Viral Disease

What is it?

Rabies is a viral disease found in mammals in which it is transferred to humans typically through a bite. This disease infects the central nervous system in which can causing disease in the brain or death.


  • Anxiety, stress, and tension.
  • Drooling
  • Convulsions
  • Excitablity
  • Exaggerated sensation at bite site
  • Loss of feeling in an area of the body
  • Loss of muscle function.
  • Low grade fever. (102 degrees or lower)
  • Muscle Spasm
  • Numbness and tingling
  • Pain from bite
  • Restlessness
  • Swallowing difficulty
The time in which you are infected and get sick ranges between 10 days to 7 years.

Average time period is 3-7 weeks.

How do you diagnose rabies?

Well to diagnose an animal you use the DFA test, aka direct fluorescent antibody test.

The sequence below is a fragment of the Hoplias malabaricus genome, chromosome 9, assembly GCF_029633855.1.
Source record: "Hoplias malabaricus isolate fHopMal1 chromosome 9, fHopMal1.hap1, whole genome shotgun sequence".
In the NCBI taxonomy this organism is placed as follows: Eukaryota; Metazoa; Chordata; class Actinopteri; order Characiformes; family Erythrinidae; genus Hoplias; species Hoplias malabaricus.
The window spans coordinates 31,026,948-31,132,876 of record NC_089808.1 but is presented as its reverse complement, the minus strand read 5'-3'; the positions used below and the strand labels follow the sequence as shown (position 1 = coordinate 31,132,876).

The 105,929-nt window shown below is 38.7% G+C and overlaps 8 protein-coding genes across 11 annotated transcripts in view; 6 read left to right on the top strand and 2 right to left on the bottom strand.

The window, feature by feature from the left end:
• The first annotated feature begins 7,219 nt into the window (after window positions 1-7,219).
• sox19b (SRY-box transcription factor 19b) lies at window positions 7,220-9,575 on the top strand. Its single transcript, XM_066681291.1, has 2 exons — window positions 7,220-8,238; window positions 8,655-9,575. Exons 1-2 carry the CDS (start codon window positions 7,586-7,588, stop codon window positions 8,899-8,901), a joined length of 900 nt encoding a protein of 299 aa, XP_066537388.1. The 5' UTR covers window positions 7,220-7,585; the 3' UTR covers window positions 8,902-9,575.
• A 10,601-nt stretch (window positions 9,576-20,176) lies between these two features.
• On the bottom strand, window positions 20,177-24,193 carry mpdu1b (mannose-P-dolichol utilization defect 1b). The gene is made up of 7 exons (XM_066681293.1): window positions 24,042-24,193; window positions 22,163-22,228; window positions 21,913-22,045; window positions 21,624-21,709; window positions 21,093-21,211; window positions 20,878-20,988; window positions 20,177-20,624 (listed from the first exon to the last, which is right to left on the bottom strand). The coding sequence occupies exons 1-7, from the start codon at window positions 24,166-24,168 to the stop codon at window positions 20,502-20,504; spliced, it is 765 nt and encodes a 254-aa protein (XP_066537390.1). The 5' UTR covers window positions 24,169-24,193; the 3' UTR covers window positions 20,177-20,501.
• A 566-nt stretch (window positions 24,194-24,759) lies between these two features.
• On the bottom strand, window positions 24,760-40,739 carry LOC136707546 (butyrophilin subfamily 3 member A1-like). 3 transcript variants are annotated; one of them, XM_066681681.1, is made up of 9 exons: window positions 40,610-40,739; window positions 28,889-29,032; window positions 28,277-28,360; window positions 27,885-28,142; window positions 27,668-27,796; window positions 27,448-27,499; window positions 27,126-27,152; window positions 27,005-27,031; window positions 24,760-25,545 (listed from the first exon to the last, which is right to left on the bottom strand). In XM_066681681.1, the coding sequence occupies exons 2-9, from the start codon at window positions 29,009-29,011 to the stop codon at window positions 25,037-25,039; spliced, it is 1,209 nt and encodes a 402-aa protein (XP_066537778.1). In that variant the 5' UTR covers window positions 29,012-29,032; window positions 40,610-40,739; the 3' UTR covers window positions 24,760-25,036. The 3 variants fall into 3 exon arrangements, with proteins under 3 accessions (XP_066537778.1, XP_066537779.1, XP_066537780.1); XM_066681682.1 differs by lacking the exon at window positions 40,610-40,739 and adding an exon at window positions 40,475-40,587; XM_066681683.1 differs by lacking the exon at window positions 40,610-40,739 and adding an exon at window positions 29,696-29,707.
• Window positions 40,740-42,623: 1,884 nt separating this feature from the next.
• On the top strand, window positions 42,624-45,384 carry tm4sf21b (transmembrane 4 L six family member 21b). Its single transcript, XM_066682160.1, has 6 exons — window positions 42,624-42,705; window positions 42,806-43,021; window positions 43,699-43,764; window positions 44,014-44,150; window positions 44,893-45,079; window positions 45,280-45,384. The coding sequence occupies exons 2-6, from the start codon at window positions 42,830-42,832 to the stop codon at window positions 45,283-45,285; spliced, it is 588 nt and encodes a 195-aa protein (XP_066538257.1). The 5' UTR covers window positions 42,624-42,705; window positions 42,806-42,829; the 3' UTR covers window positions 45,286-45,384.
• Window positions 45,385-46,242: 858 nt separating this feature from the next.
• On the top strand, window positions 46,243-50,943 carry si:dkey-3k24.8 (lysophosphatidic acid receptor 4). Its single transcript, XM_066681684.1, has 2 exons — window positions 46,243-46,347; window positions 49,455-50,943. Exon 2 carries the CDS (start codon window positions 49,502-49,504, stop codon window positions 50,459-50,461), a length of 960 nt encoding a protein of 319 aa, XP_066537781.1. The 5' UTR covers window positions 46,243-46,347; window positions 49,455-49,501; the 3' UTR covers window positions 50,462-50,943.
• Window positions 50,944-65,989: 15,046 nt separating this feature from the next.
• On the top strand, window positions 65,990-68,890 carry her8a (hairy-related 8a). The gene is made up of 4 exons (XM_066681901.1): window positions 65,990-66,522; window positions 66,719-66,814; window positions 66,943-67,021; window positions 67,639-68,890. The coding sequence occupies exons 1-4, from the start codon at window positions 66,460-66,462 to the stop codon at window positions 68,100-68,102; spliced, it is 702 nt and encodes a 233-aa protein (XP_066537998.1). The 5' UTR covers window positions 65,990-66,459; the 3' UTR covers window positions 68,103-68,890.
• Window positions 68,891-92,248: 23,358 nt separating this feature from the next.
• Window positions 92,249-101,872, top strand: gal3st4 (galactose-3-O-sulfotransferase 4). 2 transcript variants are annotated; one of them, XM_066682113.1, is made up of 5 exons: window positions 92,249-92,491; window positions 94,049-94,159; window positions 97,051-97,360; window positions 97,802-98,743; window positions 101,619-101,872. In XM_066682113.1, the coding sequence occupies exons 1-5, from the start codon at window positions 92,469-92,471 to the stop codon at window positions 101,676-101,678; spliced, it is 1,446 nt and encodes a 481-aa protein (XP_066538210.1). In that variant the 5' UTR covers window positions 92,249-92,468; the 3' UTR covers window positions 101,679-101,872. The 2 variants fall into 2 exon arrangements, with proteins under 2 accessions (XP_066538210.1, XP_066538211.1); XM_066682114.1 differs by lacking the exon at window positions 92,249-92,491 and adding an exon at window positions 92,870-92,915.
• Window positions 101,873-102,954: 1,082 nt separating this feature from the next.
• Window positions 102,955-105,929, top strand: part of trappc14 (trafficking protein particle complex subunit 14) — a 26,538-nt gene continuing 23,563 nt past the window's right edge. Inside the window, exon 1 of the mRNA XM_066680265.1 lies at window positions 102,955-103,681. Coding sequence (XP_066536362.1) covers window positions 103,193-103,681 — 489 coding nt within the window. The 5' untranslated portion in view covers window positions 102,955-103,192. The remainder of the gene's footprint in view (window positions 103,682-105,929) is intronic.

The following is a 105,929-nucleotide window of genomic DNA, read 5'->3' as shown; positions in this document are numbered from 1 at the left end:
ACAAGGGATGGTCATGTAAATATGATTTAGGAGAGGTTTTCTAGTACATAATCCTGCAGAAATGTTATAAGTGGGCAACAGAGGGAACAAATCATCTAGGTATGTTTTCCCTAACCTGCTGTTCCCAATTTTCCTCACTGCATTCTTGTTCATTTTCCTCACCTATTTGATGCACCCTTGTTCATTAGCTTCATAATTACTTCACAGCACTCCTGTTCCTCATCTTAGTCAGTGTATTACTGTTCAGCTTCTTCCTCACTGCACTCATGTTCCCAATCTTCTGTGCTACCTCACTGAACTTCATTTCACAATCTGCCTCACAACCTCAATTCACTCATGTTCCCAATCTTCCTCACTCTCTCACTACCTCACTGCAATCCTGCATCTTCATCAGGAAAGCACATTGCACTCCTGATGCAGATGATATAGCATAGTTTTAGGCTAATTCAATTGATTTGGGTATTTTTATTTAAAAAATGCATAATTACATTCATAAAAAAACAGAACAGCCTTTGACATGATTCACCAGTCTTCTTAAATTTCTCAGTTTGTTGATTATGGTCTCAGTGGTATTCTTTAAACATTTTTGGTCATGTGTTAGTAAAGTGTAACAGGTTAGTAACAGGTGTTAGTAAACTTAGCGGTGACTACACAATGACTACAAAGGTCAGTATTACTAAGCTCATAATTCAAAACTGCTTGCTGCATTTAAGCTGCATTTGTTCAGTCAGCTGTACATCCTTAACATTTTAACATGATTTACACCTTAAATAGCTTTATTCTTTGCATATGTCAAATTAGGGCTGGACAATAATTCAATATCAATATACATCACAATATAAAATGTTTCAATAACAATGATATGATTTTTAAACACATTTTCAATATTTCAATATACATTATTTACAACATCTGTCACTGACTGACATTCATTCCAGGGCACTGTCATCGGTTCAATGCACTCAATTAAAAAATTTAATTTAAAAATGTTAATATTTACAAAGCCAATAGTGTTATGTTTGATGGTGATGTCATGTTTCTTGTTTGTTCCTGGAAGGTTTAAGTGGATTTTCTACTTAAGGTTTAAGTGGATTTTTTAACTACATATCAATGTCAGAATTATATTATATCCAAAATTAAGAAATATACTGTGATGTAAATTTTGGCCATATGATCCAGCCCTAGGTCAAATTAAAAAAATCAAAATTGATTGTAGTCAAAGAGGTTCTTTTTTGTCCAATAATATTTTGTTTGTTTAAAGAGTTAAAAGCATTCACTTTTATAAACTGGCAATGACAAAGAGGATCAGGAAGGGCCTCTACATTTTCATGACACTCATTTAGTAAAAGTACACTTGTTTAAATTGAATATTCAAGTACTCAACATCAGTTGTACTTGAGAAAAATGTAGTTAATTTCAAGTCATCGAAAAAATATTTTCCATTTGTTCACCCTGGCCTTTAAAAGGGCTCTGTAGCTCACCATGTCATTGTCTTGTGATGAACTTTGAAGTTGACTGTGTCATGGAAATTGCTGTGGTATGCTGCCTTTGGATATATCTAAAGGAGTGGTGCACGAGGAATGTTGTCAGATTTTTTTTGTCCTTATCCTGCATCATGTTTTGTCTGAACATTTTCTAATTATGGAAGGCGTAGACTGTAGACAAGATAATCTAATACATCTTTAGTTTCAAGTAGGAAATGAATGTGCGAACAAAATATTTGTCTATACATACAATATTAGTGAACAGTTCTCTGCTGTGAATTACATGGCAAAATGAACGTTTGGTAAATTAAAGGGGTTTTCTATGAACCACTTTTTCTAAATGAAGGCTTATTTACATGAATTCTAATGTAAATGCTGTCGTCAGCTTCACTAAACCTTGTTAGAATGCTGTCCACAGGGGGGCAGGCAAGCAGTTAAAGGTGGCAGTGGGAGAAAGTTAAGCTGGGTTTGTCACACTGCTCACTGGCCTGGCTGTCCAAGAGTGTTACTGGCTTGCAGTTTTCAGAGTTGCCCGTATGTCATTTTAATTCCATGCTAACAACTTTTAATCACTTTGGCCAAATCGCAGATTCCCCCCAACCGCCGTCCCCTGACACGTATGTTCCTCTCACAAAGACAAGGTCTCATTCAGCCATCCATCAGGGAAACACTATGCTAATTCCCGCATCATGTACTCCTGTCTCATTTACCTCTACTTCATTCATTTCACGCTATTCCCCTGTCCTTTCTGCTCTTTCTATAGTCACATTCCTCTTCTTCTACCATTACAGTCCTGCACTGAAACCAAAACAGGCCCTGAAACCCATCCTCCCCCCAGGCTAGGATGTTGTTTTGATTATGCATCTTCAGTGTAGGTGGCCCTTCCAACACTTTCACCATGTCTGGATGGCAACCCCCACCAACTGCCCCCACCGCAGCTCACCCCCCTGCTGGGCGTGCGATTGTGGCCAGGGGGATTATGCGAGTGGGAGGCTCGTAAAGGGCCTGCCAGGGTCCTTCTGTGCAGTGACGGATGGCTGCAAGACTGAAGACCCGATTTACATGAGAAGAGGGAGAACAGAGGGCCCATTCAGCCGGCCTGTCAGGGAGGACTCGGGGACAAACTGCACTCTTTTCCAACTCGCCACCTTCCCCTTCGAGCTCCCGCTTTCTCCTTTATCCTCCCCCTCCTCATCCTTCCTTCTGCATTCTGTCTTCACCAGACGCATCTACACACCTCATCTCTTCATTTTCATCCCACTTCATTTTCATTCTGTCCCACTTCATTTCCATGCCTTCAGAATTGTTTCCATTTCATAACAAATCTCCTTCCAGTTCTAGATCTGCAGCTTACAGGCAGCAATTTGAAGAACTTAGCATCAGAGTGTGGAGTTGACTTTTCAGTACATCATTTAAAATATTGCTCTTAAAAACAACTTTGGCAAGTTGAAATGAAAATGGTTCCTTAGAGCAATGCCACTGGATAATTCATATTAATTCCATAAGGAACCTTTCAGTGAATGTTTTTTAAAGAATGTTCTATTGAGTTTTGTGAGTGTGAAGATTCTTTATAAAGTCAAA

To diagnose this disease in humans, several tests are needed. They check saliva, serum, spinal fluid, and skin biopsies of hair follicles. Spinal fluid and Serum are checked for rabies antibodies. Skin biopsies are checked for rabies antigen.

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Frequency of Rabies and whom it affects?

There are around 55,000 cases of death caused by rabies every year around the world. Around forty percent of people who contract the Rabies virus are under the age of 15, typically male. The animals that typically carry the disease are bats, cats, skunks, and foxes. Dogs are also a carrier.

What is the course of Rabies?

Once the symptoms appear, the person rarely survives the disease, even with treatment. Death from respiratory failure usually occurs within 7 days after symptoms start.

Possible Complications?

Untreated Rabies:

  • Coma
  • Death
In rare cases, the patient will have an allergic reaction to the vaccine.